Thus, after the sparse backup image has been restored to the target volume, the target volume includes the metadata structures that were backed up from the original volume to the sparse backup image, as well as the data blocks for the files that were backed up to the sparse backup image. However, as discussed above, some of the metadata structures may reference non-existent files. For example, a particular directory structure may include one or more directory entries representing files that were not included in the sparse backup image. Thus, as indicated in 355, after restoring the sparse backup image to the target volume, the backup and restore software 205 may then traverse the metadata structures in the target volume and delete metadata referencing files and directories whose data blocks are not actually present in the target volume. For example, the backup and restore software 205 may traverse the directory hierarchy and, for each directory, may determine whether the files (or other directories) referenced by the directory's entries actually exist. Entries representing files or directories whose data blocks do not exist may be deleted. In some embodiments deleting these entries may also cause other metadata structures to be updated, such as file allocation tables or a master file table.

The above description refers to creating a block-based sparse backup image from a volume. In further embodiments, it may be desirable to subsequently create an incremental backup image based on the original sparse backup image, where the incremental backup image includes changed data blocks of the files that were backed up to the original sparse backup image, e.g., data blocks that have changed since the original sparse backup image was created.

FIG. 8 is a flowchart diagram illustrating one embodiment of a method for creating a block-based incremental backup image based on an original block-based sparse backup image. The method may be implemented by software, e.g., backup and restore software 205 executing on the host computer system 82.

As indicated in 371, the backup and restore software 205 may identify the changed data blocks for the subset of files that were backed up to the original sparse backup image. (The original sparse backup image is also referred to herein as the base sparse backup image.) Thus, for each file in the subset of files backed up to the base sparse backup image, the backup and restore software 205 may identify which data blocks of the file (if any) have changed since the base sparse backup image was created. The identified changed data blocks need to be copied into the incremental backup image.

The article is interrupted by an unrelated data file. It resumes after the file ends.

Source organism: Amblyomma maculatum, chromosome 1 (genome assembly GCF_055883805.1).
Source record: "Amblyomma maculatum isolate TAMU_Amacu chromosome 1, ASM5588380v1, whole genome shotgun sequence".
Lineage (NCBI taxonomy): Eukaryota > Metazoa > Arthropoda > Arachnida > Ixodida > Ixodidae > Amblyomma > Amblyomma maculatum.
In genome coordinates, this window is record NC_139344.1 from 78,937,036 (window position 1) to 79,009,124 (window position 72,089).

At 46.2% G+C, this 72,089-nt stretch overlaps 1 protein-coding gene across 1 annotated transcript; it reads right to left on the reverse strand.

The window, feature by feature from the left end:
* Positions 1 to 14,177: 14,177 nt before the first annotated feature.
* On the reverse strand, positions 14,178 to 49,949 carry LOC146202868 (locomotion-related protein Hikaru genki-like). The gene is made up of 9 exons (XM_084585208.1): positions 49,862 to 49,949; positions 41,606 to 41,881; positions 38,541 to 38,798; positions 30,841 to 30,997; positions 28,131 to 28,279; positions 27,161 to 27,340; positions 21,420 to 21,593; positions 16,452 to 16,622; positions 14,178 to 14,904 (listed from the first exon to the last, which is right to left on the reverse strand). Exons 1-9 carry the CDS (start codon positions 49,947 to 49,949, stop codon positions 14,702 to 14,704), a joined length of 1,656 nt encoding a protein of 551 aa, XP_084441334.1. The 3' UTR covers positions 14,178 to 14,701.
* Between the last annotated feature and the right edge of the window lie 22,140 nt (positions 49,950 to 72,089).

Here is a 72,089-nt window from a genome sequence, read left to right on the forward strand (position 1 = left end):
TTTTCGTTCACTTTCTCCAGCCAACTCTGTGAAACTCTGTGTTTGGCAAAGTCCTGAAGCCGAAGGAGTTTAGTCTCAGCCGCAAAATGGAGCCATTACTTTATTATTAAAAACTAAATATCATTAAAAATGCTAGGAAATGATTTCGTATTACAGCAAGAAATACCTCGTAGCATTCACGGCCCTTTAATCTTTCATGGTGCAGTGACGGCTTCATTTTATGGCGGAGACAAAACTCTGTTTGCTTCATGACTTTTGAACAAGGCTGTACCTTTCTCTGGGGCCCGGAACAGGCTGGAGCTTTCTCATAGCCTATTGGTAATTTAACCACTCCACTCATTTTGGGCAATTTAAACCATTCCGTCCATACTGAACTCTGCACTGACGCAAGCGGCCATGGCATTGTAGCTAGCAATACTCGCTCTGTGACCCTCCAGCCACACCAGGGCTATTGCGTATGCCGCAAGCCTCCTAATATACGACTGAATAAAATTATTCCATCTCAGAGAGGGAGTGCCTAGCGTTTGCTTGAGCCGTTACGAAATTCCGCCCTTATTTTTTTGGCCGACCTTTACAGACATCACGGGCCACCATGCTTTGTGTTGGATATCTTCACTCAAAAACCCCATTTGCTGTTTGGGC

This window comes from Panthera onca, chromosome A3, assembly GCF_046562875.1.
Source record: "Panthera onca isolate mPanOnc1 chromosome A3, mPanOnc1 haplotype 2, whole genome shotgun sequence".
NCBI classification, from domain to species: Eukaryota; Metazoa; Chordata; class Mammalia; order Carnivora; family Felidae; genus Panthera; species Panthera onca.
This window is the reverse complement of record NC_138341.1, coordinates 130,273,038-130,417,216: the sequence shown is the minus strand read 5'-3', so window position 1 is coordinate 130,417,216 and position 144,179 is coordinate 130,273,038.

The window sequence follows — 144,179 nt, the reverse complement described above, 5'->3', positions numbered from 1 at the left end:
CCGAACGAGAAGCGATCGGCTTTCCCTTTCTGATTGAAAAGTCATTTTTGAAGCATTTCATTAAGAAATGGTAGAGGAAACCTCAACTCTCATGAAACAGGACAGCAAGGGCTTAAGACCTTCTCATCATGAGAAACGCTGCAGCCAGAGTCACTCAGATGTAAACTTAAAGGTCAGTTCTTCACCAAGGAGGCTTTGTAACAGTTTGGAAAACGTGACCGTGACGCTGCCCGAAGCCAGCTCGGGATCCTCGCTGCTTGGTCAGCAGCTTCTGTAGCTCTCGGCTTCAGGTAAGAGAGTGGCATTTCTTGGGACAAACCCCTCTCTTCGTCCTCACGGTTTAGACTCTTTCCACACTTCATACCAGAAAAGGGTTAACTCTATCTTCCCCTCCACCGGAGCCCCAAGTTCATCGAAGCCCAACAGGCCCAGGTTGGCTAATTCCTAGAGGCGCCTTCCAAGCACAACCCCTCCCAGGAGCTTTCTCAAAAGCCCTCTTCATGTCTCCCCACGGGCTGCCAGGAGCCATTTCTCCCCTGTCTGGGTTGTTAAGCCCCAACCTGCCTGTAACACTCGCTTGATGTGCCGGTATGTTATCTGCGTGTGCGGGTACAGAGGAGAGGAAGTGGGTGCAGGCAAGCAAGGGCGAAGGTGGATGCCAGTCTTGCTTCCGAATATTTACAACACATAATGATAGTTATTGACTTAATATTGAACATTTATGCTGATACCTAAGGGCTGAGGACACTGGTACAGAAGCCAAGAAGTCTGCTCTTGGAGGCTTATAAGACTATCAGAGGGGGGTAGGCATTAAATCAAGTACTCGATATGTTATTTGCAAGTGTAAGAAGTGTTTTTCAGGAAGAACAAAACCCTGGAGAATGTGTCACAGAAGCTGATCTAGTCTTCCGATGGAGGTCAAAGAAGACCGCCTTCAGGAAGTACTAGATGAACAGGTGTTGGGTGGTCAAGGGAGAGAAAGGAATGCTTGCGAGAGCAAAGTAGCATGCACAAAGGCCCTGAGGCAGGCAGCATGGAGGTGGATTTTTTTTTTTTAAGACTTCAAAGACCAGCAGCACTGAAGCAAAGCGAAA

As discussed above, when the base sparse backup image was created, the user may have specified criteria identifying which files to include in the base sparse backup image, such as one or more directories to backup and/or naming criteria, such as all files having file names with a certain extension or containing a particular sub-string. It is possible that one or more of the files in the original volume that did not originally match the criteria specified by the user have been moved or renamed after the base sparse backup image was created, so that they now do match the criteria at the time the incremental backup image is created. For example, the user may have originally specified that only the files in a “My Documents” directory should be backed up, and may have subsequently moved one of the volume's files into the “My Documents” directory after the base sparse backup image was created. As another example, the user may have originally specified that only the files having a file name with an extension of “.doc” should be backed up, and may have subsequently renamed a file that originally had another extension so that it now has an extension of “.doc”.